Green in the horns, but not with envy.
Despite finding itself in a NYSPHSAA Class C final four filled with some of the state’s most successful basketball programs, Hawkeye head coach John Lambert said his team isn’t feeling like the inexperienced group of the bunch.
“We feel pretty experienced as a group, even though the game is the final four and this group hasn’t been there,” Lambert said. “They are focused more on the opponent rather than the round. They’ve done a great job focusing on that and it really is a great testament to them that they can do that.”
There is plenty to focus on when it comes to opponents, as Cooperstown takes on Greenport of Section XI in the state semifinals Saturday at 10:45 a.m. in Binghamton’s Floyd L. Maines Arena.
The Porters, who come in with a 21-2 record according to Maxpreps, are making their second consecutive appearance in the state semifinals. A year ago, Greenport fell to eventual champion Lake George of Section II, 73-58, in the semifinals.
The Porters feature three players averaging more than 15 points per game, and two averaging more than 20. Junior guard Ahkee Anderson averages 23.9 points per game and has scored as many as 50 this season, breaking 40 on two other occasions and only failing to reach double digits once.
Senior Jaxan Swann averages 21.7 per outing and fellow senior Jude Swann averages 16.7.
For the Hawkeyes (23-2), this is the program’s third appearance in the state final four since the turn of the century, and first since 2012. In 2012, Cooperstown fell to Middle Early College in the semifinals. In 2003, the previously undefeated Hawkeyes fell to City Honors in the final.
Cooperstown may not have the same level of final four experience in its current team, but the Hawkeyes do have greater familiarity with the stage. Cooperstown played in the Maines Arena on Sunday in the state quarterfinals, and the team’s seniors played in state quarterfinals there as freshman and sophomores.
“When we heard the final four would be there, it sounded like a familiar spot,” Lambert said. “It feels more of an experienced situation to be going to that spot.”
On Sunday, Cooperstown leading scorer Jack Lambert scored 24 points, 15 of them in the first half of a 61-46 win over Unadilla Valley. Lambert, a senior, comes into the weekend averaging 22.9 points per contest, scoring as many as 36 and surpassing 30 on five occasions this season.
Lambert is joined in double digits by fellow senior Noah Lifgren with 10.8 points per game. Ryan Lansing contributes 7.3 points per game, Calvin Sandler averages 7.0 and John Kennedy averages 6.7 along with a team-high 8.1 rebounds.
Lambert said his team’s combination of depth paired with a bonafide scorer may be the mix needed to reach the program’s first final in 16 years.
“I think this team has taken it to another level. They play together offensively and defensively. I can’t emphasize enough that when they all play together they are very, very tough to beat. And we are fortunate to have Jack to be the leader, playmaker or scorer.”
“It says a lot about his ability but also his ability to mesh in with his teammates,” Lambert said. “The 2012 team didn’t necessarily have that elite type of player, but they were all very good. But we’re deep as well.”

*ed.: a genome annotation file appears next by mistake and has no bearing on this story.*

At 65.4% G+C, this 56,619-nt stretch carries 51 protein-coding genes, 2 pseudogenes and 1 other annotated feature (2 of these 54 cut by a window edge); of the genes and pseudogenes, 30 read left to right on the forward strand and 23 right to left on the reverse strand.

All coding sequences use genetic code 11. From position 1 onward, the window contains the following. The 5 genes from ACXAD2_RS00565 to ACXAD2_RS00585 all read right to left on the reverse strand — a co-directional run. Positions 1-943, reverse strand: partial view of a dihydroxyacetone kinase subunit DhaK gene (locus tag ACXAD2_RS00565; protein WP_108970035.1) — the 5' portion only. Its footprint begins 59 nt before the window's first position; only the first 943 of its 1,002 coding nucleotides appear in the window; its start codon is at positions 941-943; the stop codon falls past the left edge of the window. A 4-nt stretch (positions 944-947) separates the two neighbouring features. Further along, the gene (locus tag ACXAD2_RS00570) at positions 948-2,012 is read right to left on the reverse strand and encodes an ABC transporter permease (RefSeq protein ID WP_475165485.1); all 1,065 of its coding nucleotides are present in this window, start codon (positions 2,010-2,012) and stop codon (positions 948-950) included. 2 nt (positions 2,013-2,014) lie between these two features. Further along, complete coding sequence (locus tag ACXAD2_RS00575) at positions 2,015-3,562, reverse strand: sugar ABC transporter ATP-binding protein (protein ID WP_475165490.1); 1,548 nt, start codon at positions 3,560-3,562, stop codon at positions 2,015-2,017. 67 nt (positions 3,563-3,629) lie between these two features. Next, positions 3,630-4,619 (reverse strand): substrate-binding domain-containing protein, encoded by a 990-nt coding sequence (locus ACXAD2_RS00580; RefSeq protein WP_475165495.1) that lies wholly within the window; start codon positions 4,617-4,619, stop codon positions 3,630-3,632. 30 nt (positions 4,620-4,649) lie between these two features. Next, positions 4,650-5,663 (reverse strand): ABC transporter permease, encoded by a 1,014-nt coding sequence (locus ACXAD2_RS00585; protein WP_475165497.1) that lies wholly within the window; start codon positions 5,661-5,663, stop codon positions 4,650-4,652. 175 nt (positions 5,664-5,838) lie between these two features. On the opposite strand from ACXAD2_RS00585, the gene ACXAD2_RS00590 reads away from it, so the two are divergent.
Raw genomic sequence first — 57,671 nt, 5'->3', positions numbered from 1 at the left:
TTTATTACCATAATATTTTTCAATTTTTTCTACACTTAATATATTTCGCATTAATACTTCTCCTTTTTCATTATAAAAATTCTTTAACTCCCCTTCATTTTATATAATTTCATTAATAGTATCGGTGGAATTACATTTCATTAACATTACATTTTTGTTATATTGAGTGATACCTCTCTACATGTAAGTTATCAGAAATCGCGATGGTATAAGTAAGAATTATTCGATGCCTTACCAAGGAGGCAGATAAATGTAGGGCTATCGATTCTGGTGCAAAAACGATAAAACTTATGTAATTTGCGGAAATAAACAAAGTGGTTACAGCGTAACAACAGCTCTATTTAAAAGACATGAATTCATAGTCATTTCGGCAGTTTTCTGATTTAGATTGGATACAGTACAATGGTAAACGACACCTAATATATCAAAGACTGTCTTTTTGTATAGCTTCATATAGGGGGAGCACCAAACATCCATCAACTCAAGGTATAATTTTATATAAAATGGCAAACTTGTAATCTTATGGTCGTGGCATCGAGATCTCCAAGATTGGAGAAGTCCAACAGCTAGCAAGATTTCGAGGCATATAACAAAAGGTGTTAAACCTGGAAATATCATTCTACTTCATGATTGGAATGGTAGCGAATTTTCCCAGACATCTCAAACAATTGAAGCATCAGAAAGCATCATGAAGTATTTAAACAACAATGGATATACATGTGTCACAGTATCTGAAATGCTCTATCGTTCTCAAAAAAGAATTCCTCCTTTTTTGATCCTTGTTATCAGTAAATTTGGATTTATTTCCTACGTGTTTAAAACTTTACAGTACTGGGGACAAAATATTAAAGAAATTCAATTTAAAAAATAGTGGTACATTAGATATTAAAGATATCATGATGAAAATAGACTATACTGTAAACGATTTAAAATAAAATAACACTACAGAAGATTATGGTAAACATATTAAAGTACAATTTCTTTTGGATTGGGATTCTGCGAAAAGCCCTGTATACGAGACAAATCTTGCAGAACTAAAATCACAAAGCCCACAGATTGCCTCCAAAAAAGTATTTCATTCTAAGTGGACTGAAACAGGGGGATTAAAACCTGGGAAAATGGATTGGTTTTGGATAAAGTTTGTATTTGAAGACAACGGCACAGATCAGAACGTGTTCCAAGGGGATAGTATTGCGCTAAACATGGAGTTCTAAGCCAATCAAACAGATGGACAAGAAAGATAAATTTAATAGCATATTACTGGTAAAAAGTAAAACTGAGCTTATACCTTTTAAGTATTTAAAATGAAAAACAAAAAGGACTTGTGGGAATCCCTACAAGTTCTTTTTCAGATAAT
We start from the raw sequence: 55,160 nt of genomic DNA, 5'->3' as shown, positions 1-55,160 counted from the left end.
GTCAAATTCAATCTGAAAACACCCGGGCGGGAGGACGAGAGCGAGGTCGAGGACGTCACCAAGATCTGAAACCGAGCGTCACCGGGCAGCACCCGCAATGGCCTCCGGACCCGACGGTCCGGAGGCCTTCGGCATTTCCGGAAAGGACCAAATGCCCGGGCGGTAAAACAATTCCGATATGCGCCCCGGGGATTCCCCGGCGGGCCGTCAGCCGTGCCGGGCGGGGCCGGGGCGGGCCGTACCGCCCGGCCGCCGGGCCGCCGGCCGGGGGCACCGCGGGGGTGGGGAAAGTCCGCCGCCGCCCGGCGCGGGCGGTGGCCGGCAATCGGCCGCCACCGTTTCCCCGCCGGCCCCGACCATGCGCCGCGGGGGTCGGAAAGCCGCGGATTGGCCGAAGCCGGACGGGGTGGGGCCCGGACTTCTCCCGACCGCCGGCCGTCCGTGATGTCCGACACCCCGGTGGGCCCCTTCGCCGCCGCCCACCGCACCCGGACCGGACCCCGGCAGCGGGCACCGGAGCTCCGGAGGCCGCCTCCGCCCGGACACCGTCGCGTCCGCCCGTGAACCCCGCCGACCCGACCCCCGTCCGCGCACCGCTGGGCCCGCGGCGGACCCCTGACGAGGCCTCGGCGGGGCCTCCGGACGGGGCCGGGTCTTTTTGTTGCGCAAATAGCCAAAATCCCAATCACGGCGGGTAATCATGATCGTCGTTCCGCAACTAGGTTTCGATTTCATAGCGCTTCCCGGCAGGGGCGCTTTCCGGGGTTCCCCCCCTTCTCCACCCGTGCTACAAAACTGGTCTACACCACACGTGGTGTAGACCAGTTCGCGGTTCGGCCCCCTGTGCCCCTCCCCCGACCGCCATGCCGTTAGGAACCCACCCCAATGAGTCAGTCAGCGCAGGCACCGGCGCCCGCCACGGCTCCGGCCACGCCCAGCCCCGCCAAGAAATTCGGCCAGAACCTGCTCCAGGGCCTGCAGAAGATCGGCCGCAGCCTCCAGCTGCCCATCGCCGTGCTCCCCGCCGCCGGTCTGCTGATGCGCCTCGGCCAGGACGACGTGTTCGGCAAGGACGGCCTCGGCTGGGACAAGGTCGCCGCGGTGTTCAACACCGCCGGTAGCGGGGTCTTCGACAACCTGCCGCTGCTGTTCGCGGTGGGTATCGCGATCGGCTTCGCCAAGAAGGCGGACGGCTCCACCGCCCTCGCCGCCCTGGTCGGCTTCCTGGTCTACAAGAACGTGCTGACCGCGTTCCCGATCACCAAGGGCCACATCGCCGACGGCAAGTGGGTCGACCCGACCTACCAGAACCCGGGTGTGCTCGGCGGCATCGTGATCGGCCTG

The Hawkeyes will need all of that depth should they reach the final, scheduled for noon on Sunday, as the other half of the bracket features even more recent success. 2018 champion Lake George squares off with Middle Early College at 9 a.m. Saturday.
Middle Early College won the 2016 title and also appeared in the state tournament in 2015 and 2014. In 2012, the Kats (21-4) defeated Cooperstown in the semifinals before falling to Tuckahoe in the final. MEC also won the state title in 2010.
Somehow, the field’s fourth team is the most daunting of the bunch. Lake George (26-0) has won all 54 of its contests in the past two seasons. The Warriors are hunting for their second consecutive state crown, a fourth in seven years, and a third straight trip to the title game after losing the 2017 final.
All in all, the field of four consists of five of the last nine winners and has had at least one team in seven of the last nine finals.
“We are well aware of Lake George winning it and being undefeated. Middle College always seems to be there, and we know Greenport is hungry and they have some unfinished business,” Lambert said. “We are aware of all of that and the boys are ready for the challenge. I wouldn’t change anything going into Saturday.”
While the Hawkeyes may not boast the same pedigree, Cooperstown has a successful program of its own. Coach Lambert said that his father coached the Hawkeyes from 1958-64, before he played for them as a graduate in the class of 1987. In 1985, Lambert was a sophomore on a Cooperstown final four team.
He said that the program and the community’s support for it goes back as far as he can remember.
“There was always this mindset of play hard and together. We really are isolated in terms of who we play. Maybe that has solidified this identity of us against the world,” Lambert said.
“We’ve been blessed with a lot of good leaders and players, and the community rallies behind the kids. Even the sports that don’t have the success in the win column, the support for the kids is just great. Maybe it’s learned or maybe it’s passed down, but people get pulled into it.”
It’s a history Lambert hopes his team will tap into this weekend.
“Particularly when I think of the basketball program, we have always been successful or competitive in our own right,” Lambert said. “You see the banners on the wall, you see the success, and you want to be a part of that.”